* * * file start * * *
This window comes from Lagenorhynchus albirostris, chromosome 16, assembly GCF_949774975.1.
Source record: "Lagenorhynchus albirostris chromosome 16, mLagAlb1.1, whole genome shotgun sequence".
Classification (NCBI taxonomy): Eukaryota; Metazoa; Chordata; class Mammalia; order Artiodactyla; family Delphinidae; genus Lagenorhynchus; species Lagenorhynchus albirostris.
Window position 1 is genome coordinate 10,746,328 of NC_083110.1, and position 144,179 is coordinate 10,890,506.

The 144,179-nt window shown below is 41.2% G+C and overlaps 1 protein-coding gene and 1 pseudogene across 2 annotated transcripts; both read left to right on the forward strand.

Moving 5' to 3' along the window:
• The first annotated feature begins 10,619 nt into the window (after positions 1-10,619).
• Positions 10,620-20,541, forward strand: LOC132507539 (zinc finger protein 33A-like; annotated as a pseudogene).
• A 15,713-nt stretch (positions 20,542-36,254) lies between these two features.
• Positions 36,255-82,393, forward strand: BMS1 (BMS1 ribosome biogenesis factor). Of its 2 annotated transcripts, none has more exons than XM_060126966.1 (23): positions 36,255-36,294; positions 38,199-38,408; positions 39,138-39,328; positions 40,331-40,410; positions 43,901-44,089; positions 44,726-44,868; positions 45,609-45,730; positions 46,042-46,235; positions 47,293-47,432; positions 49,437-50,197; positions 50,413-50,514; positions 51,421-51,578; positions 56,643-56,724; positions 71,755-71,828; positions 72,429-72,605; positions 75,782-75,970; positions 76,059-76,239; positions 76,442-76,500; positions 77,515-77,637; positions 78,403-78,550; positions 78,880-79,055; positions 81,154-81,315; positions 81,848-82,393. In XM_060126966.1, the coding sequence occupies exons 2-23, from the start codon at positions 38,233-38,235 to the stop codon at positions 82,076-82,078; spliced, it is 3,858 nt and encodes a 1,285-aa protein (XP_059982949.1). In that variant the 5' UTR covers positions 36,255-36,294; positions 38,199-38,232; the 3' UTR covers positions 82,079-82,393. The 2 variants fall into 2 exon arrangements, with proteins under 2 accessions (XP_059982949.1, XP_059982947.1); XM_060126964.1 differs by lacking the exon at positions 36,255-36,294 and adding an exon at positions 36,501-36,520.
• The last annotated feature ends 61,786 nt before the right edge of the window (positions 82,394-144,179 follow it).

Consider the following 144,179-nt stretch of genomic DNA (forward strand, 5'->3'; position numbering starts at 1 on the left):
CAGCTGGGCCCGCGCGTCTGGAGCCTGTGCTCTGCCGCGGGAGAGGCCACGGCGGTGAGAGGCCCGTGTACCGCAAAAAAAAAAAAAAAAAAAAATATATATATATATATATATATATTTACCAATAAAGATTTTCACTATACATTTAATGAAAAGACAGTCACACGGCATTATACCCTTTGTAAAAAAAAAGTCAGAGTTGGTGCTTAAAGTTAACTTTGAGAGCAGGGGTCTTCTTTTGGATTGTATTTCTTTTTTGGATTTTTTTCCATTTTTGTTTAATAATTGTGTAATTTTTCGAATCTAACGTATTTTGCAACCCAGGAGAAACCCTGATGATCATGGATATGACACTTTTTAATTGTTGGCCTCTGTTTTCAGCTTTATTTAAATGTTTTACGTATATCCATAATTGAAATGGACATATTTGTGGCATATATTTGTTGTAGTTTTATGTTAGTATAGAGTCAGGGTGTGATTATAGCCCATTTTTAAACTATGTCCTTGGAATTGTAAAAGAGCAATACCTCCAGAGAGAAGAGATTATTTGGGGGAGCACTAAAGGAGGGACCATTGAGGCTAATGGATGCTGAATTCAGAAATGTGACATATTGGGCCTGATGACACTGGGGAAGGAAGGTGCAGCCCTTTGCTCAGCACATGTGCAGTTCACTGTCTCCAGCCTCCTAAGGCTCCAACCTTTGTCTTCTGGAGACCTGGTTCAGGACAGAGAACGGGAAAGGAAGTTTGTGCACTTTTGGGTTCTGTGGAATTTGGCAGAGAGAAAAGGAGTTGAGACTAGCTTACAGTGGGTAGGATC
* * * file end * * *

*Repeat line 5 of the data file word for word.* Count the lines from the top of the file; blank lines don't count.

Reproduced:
The 144,179-nt window shown below is 41.2% G+C and overlaps 1 protein-coding gene and 1 pseudogene across 2 annotated transcripts; both read left to right on the forward strand.